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Amidst a national crisis, Venezuela are already winners

In October 1998, while Brazil were ranked as the world’s best team, Venezuela had slumped to 128th, the lowest in their history - and the lowest a CONMEBOL team had ever been in the FIFA rankings.

Venezuela Jose Manuel Velazquez

Venezuela's Jose Manuel Velazquez and Adalberto Penaranta celebrate the former's Copa America Centenario goal against Mexico Source: AAP



It didn’t seem newsworthy at the time. After all, everyone knows Venezuela are the only non-football country of South America (mainland Caribbean nations aside). They’ve never even made it to a World Cup.

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Back then, you could have written Leicester City-like odds for the multi of Venezuela making it out of the Copa America group stage and Brazil failing to reach the knockout phase. Yet, in less than two decades, that’s exactly what has happened.

The rise of football in Venezuela is remarkable. Mostly because the high standard of the rest of the continent - let alone their national commitment to baseball - shouldn’t have permitted the flourish of the historic minnows.

There is also a grave , one that has gone largely unnoticed by the rest of the world. More on that later.

But in football, when we say minnows, we mean it. In the 1975 Copa America, Venezuela lost all four matches, scoring once and finishing with a goal difference of -25.

In one of those matches, they were beaten 11-0 by Argentina. Your eyes are not mistaken. American Samoa-like.

Now (AEST) in Boston for a place in the semi-finals of the same tournament.

Yes, Argentina are red-hot favourites to win and yes, they’re surely ripe to walk away with their first Copa America in 23 years.

It won’t come without a fight, however. This is a Venezuelan team that’s qualified from a group containing Mexico, Uruguay and Jamaica and went through unbeaten - drawing 1-1 with group leaders Mexico after toppling the other pair 1-0.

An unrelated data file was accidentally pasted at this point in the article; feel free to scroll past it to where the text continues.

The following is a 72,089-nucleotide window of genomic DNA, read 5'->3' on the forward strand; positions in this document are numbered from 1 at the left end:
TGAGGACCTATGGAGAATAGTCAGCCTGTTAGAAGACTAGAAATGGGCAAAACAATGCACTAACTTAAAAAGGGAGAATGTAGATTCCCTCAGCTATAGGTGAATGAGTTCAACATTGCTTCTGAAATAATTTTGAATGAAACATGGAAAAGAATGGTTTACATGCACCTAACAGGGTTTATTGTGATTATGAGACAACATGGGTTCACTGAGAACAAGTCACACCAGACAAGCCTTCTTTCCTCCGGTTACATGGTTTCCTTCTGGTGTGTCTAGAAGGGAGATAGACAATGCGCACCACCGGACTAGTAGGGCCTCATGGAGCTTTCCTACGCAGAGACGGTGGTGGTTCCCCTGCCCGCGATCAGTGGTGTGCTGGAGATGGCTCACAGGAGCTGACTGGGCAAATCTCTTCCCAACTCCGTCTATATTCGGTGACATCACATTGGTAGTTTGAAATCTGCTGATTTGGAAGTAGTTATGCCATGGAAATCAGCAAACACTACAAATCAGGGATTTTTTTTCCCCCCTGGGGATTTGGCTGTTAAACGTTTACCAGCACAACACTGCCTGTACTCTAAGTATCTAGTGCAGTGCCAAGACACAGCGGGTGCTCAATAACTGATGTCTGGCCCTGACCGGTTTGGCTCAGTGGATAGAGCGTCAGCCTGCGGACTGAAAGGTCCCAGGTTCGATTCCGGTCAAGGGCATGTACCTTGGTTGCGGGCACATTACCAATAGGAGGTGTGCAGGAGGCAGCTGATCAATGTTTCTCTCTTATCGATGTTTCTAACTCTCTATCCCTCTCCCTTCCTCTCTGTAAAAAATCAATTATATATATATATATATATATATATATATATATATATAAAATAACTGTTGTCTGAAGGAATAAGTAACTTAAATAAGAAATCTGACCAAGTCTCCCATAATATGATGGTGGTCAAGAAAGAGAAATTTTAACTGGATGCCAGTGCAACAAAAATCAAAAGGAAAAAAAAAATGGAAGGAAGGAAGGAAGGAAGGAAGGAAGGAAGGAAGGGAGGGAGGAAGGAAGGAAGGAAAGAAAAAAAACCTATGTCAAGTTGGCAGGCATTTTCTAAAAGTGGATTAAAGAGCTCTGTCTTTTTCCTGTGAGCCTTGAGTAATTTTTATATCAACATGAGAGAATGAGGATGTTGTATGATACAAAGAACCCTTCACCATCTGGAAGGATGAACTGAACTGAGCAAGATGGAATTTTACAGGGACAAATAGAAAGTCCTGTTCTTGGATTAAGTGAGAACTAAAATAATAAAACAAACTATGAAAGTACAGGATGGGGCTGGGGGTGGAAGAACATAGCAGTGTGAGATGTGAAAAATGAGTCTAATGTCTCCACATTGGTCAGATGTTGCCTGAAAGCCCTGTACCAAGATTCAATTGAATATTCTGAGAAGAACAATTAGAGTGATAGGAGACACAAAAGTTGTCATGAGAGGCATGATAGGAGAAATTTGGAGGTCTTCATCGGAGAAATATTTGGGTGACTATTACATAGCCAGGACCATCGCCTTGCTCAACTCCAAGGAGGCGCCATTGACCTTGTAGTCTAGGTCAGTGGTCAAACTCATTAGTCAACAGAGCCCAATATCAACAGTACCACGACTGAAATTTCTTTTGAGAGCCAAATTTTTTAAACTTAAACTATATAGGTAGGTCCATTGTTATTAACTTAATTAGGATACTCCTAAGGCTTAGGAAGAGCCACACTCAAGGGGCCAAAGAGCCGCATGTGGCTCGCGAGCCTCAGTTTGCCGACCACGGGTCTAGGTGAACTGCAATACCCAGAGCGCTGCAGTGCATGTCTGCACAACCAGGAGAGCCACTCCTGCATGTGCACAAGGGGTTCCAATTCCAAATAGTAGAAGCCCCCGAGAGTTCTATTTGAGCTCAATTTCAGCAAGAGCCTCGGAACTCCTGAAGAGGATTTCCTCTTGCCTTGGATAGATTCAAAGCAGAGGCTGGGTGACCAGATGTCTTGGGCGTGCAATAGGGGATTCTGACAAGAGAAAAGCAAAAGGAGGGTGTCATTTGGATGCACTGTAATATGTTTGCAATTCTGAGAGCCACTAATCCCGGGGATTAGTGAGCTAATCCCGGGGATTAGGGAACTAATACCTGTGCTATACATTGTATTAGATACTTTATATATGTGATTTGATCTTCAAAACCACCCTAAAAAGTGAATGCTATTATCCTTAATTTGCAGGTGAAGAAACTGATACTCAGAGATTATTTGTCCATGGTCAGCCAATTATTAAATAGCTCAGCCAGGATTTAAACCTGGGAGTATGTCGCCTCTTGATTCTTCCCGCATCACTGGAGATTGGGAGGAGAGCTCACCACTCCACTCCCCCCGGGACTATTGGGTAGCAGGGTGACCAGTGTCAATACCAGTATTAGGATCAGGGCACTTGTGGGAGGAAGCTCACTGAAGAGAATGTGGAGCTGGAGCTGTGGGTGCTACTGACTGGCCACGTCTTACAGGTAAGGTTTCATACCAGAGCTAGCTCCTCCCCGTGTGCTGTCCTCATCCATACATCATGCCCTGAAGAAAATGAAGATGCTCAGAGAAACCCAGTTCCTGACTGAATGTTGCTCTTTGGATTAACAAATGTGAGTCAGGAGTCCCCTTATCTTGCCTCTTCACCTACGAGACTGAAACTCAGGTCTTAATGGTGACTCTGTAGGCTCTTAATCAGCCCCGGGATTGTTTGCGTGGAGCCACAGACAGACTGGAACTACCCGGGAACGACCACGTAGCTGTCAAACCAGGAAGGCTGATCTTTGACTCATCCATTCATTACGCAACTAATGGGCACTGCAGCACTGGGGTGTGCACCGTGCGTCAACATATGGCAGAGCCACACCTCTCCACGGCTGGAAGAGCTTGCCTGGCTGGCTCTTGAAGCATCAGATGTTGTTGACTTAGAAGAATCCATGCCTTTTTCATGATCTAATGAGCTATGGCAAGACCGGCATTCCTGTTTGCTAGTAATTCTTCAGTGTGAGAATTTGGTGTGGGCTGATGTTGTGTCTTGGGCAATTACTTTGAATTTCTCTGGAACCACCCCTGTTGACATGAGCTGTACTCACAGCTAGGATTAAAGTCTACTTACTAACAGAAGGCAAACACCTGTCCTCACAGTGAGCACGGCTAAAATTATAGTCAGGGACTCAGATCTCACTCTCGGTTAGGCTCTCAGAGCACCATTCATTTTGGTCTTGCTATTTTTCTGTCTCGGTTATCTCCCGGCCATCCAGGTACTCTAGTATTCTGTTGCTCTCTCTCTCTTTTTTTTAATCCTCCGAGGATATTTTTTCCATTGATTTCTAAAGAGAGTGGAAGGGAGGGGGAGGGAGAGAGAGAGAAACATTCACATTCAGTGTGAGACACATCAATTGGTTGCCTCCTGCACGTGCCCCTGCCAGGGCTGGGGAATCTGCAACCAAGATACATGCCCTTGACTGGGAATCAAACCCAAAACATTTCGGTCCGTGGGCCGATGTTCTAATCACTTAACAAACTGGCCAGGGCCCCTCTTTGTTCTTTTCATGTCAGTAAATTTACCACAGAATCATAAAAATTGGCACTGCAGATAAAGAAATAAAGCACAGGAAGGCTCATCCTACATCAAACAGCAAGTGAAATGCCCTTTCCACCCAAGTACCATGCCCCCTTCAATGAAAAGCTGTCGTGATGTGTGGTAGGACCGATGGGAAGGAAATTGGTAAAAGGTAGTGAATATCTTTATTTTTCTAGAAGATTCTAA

In fact, were it not for Jesús Corona’s goal of the tournament in the 80th minute, Venezuela would have won all three matches. Channeling his inner Leo Messi, Corona had to slalom past five defenders who hadn’t conceded a goal in the previous 260 minutes of tournament play.



But La Vinotinto have a much greater cause than just winning football matches.

Venezuela have been gripped by a shortage of food, electricity and medicine, which has triggered enormous protests this past week.

Earlier this week, when police and soldiers clashed with demonstrators - although the boy was said not to have even been protesting.

Confronting images have also come forth of middle-class parents picking through rubbish in search of food to feed their starving families.

Other disturbing scenes have shown huge queues at stores known to have limited food supplies, while most stores have empty shelves, despite government orders to have all stock on display.

The nation still boasts the world’s largest oil reserves and some of the greatest wealth disparity anywhere, with an affluent - but often indifferent - upper class siphoning much of their fortunes off-shore.

Inflation is now soaring at over 100 per cent as , while a supposedly left-wing government is left paralysed by a situation they helped create yet have shown themselves powerless to stop.

All that is giving the nation hope, at this tragic hour, is the efforts of their football team. And it is some team.

Their star player is undoubtedly Salomón Rondón, the 29-year old striker who has made made an impression with West Bromwich Albion in the English Premier League and bagged the winner against Uruguay, which secured progress to the Copa quarter-finals last week.



Several others are also noteworthy clubs.

Fellow forward Josef Martínez (who nabbed the winner against Jamaica) plays at Torino, captain and midfielder Tomás Rincón is at Genoa, with stalwart defenders Roberto Rosales and Oswaldo Vizcarrondo at Malaga and Nantes respectively. Rock-solid goalkeeper Dani Hernández holds the line at Tenerife.

In fact, only six of the 23-man squad play their club football in Venezuela, and none of those are regular international starters.

The vast majority based right across Europe, added to midfield maestro Luis Manuel Seijas, who has just joined Brazilian giants Internacional, and Alejandro Guerra, presently starring on loan at Colombian powerhouses Atlético Nacional.

Nobody expects that Venezuela will have the firepower to take out Messi, Aguero, Di Maria and co., but given they made it to semi-finals in 2011 - a run fueled by the champion duo of Giancarlo Maldonado and Juan Arango - nothing should be ruled out.

Besides, whatever happens this weekend, football isn’t the real story here. In the midst of such uncertainty, they represent the one thing this nation can be incredibly proud of.


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5 min read
Published 18 June 2016 at 12:12pm
By Sebastian Hassett
Source: SBS